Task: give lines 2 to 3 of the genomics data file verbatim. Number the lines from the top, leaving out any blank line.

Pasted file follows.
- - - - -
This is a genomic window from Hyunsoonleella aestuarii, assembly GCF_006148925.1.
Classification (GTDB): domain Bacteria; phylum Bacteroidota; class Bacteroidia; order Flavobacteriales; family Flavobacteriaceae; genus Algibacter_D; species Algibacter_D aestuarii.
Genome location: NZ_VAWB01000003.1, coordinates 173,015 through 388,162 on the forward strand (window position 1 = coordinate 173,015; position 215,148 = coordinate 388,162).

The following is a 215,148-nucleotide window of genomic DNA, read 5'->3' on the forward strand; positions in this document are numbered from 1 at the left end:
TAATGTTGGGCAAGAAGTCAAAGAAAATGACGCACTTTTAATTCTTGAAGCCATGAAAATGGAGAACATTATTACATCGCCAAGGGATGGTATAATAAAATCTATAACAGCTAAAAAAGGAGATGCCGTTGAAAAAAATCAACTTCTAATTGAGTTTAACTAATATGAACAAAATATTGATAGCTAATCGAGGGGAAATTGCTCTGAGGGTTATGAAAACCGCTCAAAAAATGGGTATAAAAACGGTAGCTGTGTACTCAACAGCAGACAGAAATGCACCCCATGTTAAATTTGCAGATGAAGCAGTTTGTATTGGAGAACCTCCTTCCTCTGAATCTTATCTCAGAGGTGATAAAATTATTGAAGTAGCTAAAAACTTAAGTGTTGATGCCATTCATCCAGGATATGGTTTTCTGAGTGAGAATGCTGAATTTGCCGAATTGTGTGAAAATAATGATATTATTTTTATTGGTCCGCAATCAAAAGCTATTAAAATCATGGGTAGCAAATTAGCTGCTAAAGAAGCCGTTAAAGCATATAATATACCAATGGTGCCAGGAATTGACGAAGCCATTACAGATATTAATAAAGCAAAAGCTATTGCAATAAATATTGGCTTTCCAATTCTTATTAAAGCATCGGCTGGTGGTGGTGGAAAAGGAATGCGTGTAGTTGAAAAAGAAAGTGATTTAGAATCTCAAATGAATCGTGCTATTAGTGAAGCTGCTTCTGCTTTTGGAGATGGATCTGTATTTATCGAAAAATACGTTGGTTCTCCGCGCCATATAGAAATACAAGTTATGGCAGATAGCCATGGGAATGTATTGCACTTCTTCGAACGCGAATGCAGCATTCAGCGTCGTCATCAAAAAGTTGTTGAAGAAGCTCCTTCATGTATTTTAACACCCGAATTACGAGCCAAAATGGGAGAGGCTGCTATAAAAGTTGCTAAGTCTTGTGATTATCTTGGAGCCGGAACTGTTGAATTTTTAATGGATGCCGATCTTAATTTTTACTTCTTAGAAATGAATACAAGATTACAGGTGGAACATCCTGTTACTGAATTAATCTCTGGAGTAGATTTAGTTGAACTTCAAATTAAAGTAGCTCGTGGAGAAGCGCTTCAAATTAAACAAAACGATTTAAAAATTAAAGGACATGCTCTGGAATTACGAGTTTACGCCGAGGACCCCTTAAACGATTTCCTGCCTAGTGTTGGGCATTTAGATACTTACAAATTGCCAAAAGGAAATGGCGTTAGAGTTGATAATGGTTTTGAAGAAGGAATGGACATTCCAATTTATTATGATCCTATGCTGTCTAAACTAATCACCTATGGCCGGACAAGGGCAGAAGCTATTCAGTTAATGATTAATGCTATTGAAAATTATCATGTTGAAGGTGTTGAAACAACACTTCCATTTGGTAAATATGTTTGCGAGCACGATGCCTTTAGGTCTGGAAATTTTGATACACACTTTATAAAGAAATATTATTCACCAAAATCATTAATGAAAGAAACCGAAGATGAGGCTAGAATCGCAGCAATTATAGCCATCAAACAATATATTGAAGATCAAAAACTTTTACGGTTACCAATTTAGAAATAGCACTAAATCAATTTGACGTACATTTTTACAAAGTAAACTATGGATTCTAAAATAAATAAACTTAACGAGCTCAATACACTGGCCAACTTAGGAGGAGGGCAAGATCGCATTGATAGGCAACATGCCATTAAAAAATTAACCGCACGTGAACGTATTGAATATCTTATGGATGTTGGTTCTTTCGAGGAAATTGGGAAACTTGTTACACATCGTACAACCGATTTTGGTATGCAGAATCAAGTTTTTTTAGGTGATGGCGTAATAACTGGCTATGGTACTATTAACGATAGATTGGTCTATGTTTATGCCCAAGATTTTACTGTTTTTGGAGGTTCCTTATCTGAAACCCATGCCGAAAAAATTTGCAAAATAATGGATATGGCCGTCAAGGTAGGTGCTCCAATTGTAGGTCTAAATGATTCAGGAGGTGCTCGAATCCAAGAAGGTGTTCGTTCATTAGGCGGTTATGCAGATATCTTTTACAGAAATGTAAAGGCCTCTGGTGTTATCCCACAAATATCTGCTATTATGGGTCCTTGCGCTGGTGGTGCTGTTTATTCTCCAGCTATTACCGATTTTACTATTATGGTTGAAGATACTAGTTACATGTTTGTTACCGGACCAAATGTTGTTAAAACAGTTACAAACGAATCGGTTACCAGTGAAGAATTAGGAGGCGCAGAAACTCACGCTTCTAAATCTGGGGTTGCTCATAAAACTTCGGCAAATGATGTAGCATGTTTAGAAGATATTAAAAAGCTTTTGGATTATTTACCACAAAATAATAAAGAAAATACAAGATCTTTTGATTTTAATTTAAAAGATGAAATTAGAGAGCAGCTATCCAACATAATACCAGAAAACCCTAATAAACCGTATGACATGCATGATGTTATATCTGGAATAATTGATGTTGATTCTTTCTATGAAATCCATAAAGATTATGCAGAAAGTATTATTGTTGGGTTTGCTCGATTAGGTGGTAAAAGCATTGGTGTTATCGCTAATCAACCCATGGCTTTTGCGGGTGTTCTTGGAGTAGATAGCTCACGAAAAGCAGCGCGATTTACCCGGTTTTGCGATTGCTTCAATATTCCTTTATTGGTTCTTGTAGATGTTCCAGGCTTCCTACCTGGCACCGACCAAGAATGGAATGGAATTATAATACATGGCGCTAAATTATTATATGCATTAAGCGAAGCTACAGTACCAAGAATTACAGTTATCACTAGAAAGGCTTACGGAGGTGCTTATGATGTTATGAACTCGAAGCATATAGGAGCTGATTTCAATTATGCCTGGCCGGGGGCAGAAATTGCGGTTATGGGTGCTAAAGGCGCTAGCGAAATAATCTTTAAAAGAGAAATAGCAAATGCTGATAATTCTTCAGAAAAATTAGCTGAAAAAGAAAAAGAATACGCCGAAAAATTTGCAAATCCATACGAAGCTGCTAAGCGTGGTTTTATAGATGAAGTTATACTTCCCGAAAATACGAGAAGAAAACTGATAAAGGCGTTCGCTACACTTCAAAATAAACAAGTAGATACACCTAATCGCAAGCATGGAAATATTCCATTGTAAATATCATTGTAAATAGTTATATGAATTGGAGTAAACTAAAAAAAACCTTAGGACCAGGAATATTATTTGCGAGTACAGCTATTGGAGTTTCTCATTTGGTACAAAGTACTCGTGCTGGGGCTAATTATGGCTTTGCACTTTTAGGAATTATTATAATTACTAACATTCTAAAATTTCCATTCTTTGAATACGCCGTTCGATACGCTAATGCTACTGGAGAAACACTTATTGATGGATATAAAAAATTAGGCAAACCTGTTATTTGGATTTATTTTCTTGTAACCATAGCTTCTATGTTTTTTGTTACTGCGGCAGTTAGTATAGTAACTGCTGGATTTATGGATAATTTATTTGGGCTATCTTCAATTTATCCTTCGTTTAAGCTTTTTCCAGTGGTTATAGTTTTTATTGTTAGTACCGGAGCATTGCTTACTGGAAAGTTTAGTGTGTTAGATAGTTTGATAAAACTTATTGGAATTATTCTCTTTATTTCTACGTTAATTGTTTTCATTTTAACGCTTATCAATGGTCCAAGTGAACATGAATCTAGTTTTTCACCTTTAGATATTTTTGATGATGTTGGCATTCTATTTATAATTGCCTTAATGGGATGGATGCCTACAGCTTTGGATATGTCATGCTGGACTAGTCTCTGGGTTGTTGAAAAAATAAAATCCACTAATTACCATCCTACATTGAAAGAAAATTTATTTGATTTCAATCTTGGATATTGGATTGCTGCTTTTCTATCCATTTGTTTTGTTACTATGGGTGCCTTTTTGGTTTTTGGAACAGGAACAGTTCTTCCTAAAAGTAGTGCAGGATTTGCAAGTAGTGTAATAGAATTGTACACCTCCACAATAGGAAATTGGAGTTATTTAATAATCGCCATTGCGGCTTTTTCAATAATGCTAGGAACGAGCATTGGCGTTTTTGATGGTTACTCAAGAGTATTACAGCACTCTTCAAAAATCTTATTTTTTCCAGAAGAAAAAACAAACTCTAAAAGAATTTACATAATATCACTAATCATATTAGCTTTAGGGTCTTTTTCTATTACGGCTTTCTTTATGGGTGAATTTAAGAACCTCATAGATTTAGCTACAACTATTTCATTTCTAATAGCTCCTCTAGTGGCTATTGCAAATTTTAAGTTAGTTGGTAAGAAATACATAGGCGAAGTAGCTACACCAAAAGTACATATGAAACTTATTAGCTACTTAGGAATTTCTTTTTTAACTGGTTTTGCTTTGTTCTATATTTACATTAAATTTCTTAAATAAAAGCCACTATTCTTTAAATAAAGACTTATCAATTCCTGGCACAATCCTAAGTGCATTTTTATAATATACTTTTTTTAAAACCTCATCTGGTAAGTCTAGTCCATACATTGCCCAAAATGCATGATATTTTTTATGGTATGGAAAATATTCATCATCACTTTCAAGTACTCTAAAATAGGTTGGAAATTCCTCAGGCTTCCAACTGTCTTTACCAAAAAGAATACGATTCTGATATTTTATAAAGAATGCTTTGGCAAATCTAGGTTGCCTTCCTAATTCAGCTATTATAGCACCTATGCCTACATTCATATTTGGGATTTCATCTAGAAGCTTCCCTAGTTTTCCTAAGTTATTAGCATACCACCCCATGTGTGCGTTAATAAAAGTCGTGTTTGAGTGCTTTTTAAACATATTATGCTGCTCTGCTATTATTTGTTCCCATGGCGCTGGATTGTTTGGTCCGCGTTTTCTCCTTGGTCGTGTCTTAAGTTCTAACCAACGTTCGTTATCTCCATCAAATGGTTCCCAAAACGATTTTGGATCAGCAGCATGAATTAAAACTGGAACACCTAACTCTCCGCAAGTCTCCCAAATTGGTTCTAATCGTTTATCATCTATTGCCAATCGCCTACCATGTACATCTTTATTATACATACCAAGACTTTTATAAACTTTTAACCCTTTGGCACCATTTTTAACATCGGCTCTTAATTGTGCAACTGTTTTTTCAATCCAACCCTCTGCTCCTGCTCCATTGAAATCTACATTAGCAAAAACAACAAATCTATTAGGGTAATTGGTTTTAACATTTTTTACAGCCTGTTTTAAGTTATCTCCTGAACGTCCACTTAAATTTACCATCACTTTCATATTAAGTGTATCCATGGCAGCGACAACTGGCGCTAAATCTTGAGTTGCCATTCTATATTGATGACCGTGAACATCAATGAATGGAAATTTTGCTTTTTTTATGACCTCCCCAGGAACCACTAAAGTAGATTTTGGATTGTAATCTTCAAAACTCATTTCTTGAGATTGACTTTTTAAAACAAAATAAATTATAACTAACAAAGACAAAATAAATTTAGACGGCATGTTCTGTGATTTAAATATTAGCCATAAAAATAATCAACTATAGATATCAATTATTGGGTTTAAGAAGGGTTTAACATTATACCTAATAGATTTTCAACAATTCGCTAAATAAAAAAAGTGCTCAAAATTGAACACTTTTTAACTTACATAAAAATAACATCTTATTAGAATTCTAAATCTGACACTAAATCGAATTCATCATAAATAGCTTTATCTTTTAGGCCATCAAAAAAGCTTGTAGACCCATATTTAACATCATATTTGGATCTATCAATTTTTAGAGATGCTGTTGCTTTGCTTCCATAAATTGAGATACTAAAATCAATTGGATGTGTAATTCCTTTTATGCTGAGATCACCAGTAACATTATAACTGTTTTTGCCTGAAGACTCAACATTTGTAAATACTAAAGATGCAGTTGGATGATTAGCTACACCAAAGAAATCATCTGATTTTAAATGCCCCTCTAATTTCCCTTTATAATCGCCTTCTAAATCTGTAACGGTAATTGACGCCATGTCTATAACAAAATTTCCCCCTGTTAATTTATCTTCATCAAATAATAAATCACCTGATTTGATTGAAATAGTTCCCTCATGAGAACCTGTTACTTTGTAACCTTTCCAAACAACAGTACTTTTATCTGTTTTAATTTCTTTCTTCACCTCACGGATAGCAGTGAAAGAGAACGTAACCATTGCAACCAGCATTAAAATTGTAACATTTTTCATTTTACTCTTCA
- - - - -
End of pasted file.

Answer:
Classification (GTDB): domain Bacteria; phylum Bacteroidota; class Bacteroidia; order Flavobacteriales; family Flavobacteriaceae; genus Algibacter_D; species Algibacter_D aestuarii.
Genome location: NZ_VAWB01000003.1, coordinates 173,015 through 388,162 on the forward strand (window position 1 = coordinate 173,015; position 215,148 = coordinate 388,162).